Don’t Contact Inland Revenue Right Now
As we mentioned previously, Inland Revenue are asking New Zealand businesses adversely affected by the Coronavirus outbreak to simply get on with business and not be overly concerned with contacting them to put arrangements into place.
In fact, Inland Revenue simply don’t have the resources to deal with additional phone calls at the moment when most businesses are not in a position to enter into a proposal arrangement to pay off any taxes.
Instead, Inland Revenue suggest that business owners contact them once things recover and they are in a better position to enter into an instalment arrangement or pay the taxes in full.
There is general appreciation that forcing struggling businesses to meet tax obligations right now would be counter-productive when the New Zealand government is trying so hard to keep businesses afloat by way of various means of assistance.
You Must Continue To File Returns On Time
There have been a number of legislative changes made in recent times which gives Inland Revenue the ability to simply remit late payment penalties and interest.
This does not apply to late filing penalties and businesses should continue to file various Income Tax, GST, FBT, employment information and other returns by the due filing date.
The New Zealand government considers it essential that businesses continue to file returns as that is providing information with regard to the difficulties faced by businesses and the general economic outlook. Therefore the areas of relief relate to late payment penalties rather than late filing penalties.
The opportunity to defer tax payments relates to payments that were due on or after 14 February 2020. Payments due prior to that date are not necessarily covered by this arrangement.
Inland Revenue’s ability to remit any interest charges for late payment applies until 25 March 2022.
Any relief from penalties or interest will only be given once the core tax has been paid in full. It won’t be possible for you to apply for a remission of penalties or interest until the tax has been paid.
Nor is it a carte blanche approach. Any deferments are only available to businesses that can demonstrate that they have been adversely impacted by the Covid-19 pandemic. Businesses that are able to pay their tax will be expected to do so.
When Will Inland Revenue Agree To Remit Penalties And Interest?
Inland Revenue will regard a business as being eligible for remittance of penalties and interest providing:
- The tax was due for payment on or after 14 February 2020;
- The ability for the business to pay by the due date has been significantly affected as a result of the Covid – 19 outbreak between January and 9 June 2020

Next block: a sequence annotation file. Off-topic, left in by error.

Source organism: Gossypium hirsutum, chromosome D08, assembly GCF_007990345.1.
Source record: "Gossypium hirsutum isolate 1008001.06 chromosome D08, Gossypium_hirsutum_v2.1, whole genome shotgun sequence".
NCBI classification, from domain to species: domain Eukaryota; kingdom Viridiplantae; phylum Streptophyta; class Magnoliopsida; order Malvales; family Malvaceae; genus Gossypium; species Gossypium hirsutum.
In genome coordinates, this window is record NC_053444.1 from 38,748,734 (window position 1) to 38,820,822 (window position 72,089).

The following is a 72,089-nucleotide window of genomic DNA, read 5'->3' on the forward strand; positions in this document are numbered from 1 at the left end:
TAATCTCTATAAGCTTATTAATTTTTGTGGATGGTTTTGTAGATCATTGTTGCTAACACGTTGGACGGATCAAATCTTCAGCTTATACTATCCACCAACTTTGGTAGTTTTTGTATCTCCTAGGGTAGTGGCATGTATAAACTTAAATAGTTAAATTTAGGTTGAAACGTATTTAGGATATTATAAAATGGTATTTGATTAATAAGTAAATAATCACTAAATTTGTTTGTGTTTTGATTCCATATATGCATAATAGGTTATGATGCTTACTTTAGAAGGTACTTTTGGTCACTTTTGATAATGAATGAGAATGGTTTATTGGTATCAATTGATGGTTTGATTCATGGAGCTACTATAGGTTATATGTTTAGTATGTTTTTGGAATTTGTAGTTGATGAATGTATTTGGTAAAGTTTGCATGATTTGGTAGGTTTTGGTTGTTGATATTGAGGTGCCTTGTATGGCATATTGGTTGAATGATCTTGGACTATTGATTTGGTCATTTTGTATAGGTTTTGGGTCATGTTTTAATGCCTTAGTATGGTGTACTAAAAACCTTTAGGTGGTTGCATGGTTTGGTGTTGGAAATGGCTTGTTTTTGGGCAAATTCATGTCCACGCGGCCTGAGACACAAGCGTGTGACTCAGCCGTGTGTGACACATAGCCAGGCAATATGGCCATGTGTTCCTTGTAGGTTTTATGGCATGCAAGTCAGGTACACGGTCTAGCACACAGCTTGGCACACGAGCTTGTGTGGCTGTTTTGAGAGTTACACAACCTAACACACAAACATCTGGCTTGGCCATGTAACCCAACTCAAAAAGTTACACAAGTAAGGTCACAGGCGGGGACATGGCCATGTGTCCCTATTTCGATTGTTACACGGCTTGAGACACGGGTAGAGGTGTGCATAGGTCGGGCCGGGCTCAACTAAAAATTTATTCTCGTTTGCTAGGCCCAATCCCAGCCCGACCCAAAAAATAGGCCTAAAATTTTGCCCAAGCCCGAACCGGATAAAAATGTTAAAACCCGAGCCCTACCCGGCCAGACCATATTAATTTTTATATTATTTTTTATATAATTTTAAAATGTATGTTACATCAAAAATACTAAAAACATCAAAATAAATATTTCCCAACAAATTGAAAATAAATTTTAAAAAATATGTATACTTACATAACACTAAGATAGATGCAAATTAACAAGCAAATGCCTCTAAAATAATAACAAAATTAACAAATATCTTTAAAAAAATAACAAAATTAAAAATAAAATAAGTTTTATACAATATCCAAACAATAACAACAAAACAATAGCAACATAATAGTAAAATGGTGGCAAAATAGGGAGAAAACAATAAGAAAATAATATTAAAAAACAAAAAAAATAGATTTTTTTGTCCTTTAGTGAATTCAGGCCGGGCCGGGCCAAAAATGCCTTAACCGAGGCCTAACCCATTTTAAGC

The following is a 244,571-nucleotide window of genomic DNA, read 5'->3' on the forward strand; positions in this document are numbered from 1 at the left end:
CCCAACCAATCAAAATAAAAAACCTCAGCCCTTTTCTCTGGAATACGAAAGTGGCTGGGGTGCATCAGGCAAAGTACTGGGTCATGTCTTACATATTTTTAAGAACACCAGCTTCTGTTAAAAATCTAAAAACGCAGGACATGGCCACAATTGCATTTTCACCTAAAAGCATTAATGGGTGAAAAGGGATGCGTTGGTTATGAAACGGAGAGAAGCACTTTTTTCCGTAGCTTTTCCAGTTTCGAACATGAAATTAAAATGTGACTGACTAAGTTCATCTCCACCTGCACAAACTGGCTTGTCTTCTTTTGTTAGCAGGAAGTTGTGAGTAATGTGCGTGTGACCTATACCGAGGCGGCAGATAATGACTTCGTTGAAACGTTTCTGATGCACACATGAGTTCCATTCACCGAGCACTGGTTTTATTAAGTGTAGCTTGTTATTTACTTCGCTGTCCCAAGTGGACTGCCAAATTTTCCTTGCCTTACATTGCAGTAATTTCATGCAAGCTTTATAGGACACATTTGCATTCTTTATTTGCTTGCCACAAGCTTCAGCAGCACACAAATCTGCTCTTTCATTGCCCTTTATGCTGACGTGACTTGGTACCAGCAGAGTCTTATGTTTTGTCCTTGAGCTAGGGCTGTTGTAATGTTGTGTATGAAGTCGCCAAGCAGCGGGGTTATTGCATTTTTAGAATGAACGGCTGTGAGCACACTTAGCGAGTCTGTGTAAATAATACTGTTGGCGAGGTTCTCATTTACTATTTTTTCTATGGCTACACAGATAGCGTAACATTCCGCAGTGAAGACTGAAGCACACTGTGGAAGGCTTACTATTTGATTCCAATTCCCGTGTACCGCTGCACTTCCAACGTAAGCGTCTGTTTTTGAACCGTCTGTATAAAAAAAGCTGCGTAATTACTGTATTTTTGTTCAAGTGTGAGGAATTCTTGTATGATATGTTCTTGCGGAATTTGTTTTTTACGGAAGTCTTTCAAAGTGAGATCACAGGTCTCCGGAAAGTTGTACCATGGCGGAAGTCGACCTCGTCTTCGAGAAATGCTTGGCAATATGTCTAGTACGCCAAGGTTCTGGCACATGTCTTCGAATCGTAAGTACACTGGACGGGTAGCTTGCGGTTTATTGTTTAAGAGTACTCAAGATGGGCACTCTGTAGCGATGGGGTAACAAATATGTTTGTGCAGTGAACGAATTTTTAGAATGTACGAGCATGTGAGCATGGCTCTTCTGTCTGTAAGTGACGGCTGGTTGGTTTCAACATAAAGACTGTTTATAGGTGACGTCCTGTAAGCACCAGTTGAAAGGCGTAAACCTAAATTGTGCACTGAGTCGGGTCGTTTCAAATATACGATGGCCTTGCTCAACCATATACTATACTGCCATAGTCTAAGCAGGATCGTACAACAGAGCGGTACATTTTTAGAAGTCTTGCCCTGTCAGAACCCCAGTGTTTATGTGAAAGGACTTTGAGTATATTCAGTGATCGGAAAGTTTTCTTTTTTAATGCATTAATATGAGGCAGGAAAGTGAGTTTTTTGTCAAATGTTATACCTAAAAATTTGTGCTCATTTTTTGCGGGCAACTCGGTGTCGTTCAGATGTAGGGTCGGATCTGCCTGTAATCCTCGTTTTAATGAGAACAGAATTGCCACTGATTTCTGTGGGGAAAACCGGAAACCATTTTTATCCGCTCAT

- The business contacts Inland Revenue as soon as practicable to request relief and will be expected to pay the core tax
Inland Revenue will be sympathetic to a request for remission of penalties and interest where the business has suffered financial hardship as a result of the Covid-19 outbreak and that is the reason why they cannot pay their taxes in full and on time.
“As soon as practicable” requires the business to apply for relief at the earliest opportunity but only once they are in a position to enter into, and stick to, a repayment arrangement.
Inland Revenue has confirmed that they understand that circumstances might change which may require a renegotiation. That will not necessarily be regarded as a default and the remission of penalties and interest will continue.
Penalties And Interest Will Continue To Accrue On Unpaid Tax
Even once an instalment arrangement has been agreed, interest and penalties will continue to accrue until the core tax has been paid. At that point, providing the terms of the agreement has been met, the remission of the penalties and interest will occur.
Information To Be Required When Requesting Relief From Paying Tax
Inland Revenue will need to be satisfied that the business has been adversely impacted as a result of Covid – 19, and it is the result of this which has caused the business to fail to meet its tax obligations in a timely manner.
The filing of GST returns will be a key indicator. However you may also be asked to provide:
- At least 3 months of bank statements and credit card statements
- Any management accounting information
- A list of aged creditors (Accounts Payable) and debtors (Accounts Receivable)
Types Of Tax Relief Available
Inland Revenue will consider different types of relief with regard to payments that were due to be made on or after 14 February 2020 but can’t be made because of the adverse impact of Covid-19. These types of relief include:
- An instalment arrangement
- An instalment arrangement with a deferred payment start date
- Partial write-off due to serious hardship and payment of the remaining tax by instalment or a lump sum
- Partial payment and write off the balance if considered necessary to maximise the recovery of outstanding tax
- Write-off due to serious hardship
With regard to taxes that were due for payment prior to 14 February 2020 and which may have already been part of an instalment arrangement, Inland Revenue has indicated that they will be sympathetic to businesses who can prove they are unable to keep to the instalment arrangement as a result of adverse business conditions as a result of Covid-19.
These businesses should contact Inland Revenue if they are going to default from an existing arrangement.
The information in this article is indicative of NZ tax rules and changes and not intended to be complete for all intents or purposes and does not constitute advice. It is recommended that you obtain professional advice, suited to your particular circumstances, from us before acting on anything you read.